[39] Xarin’s twenty-first and twenty-second points of error complain of the trial court’s awarding Baker attorney’s fees in the amount of $100,000.00. It is undisputed that the only basis in the jury’s response to the special issues for the recovery of attorney’s fees would have to come from the jury’s findings that Xarin violated the Real Estate License Act. Since we have held that there is no evidence from which the jury could have found that Xarin was a broker under the Real Estate License Act, Xarin did not violate the Act. Therefore, recovery of attorney’s fees predicated upon violation of the Act was improper. Xarin’s points of error twenty-one and twenty-two are sustained, and that portion of the judgment awarding Baker attorney’s fees from Xarin is reversed and rendered that Baker take nothing thereby.
[40] Because of our disposition of Xarin’s above points of error, we need not address Xarin’s second through fourth, sixteenth though twentieth, and twenty-third through twenty-ninth points of error. TEX. R. CIV. P. 451.
[41] Baker raises four cross-points of error concerning the trial court’s award of attorney’s fees to the Gamboas for Baker’s allegedly groundless and bad-faith DTPA suit against them. In the instant case, all acts giving rise to a cause of action occurred in 1979, prior to the effective date of the amendment of the section of the Texas Deceptive Trade Practices Act in question. Therefore, the pre-amendment wording of the DTPA is applicable to this case. Before the 1979 amendment, TEX. BUS. & COM. CODE ANN. § 17.50© (Vernon Supp. 1986) stated:
[42] On a finding by the court that an action under this section was groundless and brought in bad faith or for the purpose of harassment the court may award to the defendant reasonable attorney’s fees in relation to the amount of work expended and court costs.
[43] The courts interpreting this language have reached a consensus that the issue of groundlessness is a law question to be determined by the court, while the question of bad faith and harassment are issues for the jury. Computer Business Services, Inc. v. West, 627 S.W.2d 759 (Tex. App.–Tyler 1981, writ ref’d n.r.e); Brunstetter v. Southern, 619 S.W.2d 557 (Tex. Civ. App.–San Antonio 1981, writ ref’d n.r.e.); Genico Distributors, Inc. v. First National Bank, 616 S.W.2d 418 (Tex. Civ. App.–Texarkana 1981, writ ref’d n.r.e.); O’Shea v. International Business Machines Corp., 578 S.W.2d 844 (Tex. Civ. App.–Houston [1st Dist.] 1979, writ ref’d n.r.e.).*fn6 The jury found that Baker’s DTPA lawsuit against the Gamboas was brought in bad faith or for the purposes of harassment, and the trial court recites in its judgment that the lawsuit was groundless.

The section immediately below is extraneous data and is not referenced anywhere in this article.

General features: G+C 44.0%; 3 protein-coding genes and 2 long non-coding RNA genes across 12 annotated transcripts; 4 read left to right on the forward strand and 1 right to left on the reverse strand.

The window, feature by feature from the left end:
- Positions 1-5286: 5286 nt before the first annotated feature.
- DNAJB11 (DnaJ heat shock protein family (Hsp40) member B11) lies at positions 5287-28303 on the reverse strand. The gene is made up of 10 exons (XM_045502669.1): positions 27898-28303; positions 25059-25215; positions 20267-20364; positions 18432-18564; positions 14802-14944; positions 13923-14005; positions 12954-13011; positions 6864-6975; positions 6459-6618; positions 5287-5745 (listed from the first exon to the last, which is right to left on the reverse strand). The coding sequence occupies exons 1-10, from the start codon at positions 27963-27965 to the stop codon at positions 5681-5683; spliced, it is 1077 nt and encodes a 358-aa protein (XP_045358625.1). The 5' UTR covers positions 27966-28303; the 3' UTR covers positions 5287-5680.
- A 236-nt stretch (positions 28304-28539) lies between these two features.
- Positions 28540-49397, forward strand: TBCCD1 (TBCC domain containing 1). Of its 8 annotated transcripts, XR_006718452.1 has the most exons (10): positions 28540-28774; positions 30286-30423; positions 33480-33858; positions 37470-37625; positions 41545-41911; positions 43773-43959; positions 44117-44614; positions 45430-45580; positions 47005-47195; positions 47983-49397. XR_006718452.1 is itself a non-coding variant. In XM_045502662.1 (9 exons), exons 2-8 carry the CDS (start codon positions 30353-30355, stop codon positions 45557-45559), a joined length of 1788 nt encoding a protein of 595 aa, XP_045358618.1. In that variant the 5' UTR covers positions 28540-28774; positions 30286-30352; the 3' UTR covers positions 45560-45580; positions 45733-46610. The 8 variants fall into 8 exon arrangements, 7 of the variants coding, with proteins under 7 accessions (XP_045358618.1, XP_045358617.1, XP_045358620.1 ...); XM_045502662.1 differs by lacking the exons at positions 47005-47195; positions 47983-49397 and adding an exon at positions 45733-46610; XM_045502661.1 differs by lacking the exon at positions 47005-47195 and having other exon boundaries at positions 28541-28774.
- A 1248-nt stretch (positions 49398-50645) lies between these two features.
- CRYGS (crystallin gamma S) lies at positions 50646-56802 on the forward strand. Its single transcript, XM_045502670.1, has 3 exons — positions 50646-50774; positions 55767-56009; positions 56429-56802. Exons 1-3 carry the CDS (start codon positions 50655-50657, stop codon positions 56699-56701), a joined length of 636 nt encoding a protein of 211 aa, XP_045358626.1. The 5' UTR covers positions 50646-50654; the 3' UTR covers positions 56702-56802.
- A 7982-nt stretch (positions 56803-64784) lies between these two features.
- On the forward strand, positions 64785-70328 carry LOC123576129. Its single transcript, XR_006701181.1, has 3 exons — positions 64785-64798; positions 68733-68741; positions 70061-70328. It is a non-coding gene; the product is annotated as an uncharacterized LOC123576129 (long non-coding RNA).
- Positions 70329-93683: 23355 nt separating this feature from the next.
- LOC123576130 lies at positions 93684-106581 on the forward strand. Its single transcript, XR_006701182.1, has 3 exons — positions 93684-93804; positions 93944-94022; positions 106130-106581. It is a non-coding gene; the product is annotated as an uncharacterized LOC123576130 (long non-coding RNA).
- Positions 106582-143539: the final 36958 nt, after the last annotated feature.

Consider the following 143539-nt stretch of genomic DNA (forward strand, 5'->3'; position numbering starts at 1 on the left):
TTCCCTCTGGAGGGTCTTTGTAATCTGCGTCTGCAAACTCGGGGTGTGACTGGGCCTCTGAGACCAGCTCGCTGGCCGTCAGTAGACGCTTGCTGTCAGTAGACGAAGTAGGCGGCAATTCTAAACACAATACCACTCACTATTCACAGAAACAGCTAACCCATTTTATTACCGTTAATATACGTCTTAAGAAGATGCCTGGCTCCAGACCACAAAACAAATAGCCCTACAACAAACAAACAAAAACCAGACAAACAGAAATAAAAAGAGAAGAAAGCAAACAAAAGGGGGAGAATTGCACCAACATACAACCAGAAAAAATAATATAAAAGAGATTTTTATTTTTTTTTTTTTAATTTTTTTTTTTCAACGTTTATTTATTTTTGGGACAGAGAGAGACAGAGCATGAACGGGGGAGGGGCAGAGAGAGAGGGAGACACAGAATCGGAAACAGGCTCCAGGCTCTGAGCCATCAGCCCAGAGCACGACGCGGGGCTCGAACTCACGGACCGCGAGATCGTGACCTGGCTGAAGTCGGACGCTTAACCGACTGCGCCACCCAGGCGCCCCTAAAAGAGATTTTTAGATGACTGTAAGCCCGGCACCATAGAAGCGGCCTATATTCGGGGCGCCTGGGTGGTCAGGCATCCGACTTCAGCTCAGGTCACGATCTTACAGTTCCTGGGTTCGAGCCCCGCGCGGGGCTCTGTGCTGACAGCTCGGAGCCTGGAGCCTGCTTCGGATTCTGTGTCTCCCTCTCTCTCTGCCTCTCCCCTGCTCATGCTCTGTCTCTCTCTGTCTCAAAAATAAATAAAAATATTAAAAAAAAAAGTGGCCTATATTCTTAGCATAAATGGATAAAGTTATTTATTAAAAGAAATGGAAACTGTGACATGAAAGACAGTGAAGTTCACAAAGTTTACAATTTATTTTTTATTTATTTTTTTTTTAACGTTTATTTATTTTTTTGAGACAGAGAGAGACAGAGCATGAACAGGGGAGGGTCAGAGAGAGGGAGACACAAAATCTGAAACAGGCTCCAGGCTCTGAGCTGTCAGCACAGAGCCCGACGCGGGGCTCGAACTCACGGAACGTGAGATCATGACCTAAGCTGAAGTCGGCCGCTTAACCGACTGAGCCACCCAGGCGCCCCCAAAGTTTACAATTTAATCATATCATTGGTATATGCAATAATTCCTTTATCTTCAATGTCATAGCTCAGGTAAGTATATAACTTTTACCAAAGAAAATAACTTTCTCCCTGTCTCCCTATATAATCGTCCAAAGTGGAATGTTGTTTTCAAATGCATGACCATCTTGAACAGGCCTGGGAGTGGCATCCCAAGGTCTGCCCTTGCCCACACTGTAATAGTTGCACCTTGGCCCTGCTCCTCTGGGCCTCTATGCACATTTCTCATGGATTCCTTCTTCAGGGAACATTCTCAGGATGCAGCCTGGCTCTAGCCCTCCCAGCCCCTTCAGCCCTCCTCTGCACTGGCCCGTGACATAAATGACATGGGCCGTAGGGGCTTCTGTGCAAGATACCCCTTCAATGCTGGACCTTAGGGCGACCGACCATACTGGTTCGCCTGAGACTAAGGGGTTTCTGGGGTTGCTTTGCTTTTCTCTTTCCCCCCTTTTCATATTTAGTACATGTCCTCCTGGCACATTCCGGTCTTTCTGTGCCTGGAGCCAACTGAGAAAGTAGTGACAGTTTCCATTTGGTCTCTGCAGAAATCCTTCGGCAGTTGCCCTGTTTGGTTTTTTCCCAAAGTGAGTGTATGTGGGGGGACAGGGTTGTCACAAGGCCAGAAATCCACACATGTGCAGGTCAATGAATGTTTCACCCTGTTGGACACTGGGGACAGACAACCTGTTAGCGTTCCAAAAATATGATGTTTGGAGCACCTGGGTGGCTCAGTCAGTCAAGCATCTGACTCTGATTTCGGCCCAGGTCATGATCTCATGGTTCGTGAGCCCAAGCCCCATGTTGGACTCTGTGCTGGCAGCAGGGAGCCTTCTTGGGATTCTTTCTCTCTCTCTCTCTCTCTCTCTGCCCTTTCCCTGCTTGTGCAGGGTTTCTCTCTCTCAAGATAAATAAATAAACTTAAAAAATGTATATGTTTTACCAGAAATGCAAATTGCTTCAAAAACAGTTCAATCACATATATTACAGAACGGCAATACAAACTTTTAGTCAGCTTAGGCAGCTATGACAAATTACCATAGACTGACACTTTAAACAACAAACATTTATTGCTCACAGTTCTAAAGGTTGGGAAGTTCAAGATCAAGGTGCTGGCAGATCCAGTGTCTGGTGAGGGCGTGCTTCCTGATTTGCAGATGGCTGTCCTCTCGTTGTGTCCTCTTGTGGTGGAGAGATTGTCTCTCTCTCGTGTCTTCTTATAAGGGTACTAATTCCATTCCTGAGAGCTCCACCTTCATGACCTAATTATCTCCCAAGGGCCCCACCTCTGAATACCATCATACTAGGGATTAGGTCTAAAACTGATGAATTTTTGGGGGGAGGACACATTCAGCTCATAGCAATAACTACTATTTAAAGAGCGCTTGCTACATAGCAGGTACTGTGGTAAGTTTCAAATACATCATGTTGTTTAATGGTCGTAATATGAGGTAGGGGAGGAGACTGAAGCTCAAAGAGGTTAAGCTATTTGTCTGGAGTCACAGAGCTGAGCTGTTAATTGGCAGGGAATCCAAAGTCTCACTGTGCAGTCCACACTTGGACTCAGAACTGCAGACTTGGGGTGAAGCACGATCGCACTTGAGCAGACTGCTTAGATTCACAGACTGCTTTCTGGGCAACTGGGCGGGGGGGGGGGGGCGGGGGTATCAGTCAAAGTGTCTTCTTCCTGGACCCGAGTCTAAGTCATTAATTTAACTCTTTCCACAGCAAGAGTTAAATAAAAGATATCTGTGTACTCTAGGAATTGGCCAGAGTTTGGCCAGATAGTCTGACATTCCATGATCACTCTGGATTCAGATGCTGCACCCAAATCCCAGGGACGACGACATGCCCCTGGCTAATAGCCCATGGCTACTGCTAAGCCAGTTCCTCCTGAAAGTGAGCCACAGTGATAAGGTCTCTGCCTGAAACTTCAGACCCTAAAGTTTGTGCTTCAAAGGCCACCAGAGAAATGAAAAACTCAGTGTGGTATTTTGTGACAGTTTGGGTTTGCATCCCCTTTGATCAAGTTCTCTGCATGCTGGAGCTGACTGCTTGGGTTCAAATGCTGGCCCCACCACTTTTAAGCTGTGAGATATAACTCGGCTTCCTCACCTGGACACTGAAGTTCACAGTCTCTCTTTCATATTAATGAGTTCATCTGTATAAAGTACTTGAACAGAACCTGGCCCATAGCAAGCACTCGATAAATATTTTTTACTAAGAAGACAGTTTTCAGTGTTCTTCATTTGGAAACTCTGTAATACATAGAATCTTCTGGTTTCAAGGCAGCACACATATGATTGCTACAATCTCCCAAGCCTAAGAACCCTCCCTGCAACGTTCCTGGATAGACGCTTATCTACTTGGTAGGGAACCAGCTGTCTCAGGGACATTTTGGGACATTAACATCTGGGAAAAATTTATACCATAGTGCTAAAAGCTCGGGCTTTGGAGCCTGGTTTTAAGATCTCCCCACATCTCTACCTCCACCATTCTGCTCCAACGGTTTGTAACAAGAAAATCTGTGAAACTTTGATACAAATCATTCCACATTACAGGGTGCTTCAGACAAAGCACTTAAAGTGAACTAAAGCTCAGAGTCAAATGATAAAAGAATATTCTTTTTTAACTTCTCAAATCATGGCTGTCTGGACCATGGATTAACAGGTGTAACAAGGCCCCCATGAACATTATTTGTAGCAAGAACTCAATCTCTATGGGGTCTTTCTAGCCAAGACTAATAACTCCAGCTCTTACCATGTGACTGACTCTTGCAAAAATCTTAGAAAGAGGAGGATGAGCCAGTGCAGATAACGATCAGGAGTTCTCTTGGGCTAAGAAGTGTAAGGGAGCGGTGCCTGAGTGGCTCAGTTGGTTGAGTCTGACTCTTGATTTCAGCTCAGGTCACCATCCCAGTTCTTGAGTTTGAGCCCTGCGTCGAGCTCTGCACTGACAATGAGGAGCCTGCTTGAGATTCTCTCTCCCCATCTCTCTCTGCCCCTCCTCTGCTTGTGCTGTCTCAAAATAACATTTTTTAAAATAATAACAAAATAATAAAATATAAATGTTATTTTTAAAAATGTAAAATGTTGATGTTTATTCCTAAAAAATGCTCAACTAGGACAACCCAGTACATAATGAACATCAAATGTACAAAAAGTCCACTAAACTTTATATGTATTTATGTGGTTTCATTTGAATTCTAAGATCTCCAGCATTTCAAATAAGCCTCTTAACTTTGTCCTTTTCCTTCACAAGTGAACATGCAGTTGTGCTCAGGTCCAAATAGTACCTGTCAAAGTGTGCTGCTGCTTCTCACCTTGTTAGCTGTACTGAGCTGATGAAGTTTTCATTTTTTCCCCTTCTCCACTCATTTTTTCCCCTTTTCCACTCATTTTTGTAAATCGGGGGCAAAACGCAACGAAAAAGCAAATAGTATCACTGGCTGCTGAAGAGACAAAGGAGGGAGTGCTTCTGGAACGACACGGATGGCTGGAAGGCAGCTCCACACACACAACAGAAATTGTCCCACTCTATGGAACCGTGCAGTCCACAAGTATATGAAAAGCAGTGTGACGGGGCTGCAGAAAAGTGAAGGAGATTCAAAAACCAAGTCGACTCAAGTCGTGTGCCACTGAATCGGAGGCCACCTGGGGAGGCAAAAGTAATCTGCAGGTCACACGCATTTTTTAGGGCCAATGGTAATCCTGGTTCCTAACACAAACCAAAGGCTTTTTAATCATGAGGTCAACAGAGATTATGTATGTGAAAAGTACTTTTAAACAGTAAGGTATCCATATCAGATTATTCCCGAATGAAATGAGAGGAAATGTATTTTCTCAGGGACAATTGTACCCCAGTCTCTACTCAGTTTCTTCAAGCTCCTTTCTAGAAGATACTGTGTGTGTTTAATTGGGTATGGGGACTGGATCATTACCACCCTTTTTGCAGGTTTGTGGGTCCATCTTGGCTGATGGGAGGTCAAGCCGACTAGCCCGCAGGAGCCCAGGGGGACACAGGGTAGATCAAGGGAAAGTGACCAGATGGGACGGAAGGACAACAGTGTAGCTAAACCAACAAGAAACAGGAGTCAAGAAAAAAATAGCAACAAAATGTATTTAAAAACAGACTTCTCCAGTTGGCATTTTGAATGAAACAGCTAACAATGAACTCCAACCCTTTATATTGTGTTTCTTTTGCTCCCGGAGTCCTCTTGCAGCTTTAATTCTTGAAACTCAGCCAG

[44] Baker’s third cross-point of error alleges that the trial court erred in finding that Baker’s DTPA claim against the Gamboas was groundless. In determining whether an action is groundless, the trial court makes its decision based either on undisputed fact issues, law issues or jury findings. C.S.R., Inc. v. Industrial Mechanical, Inc., 698 S.W.2d 213, 217 (Tex. App.–Corpus Christi 1985, writ requested); Mader v. Aetna Casualty and Surety Co., 683 S.W.2d 731, 734 (Tex. App.–Corpus Christi 1984, no writ). The term “groundless” means that there was no arguable basis for the cause of action. C.S.R., Inc., 698 S.W.2d at 217; La Chance v. McKown, 649 S.W.2d 658 (Tex. App.–Texarkana 1983, writ ref’d n.r.e.).
[45] We disagree with the trial court’s conclusion that, as a matter of law, Baker’s claim against the Gamboas did not rest on an arguable legal basis. The record contains several writings by Elaine Watkins, the Gamboas’ agent, apparently made on behalf of the Gamboas, which represented that the Harmony Hills Apartments contained several thousand more leasable square feet than they actually did. Xarin made these writings available to Baker during negotiations. Although Baker never directly contacted the Gamboas, they contracted to sell the apartments to Xarin “or nominee,” indicating the possibility that someone other than Xarin might close the deal. Thus, at the time he filed suit, Baker knew only that he had purchased far less square footage from Xarin than he had been led to believe and that certain writings, made on behalf of the Gamboas prior to their sale of Harmony Hills to Xarin, misstated the total leasable square feet.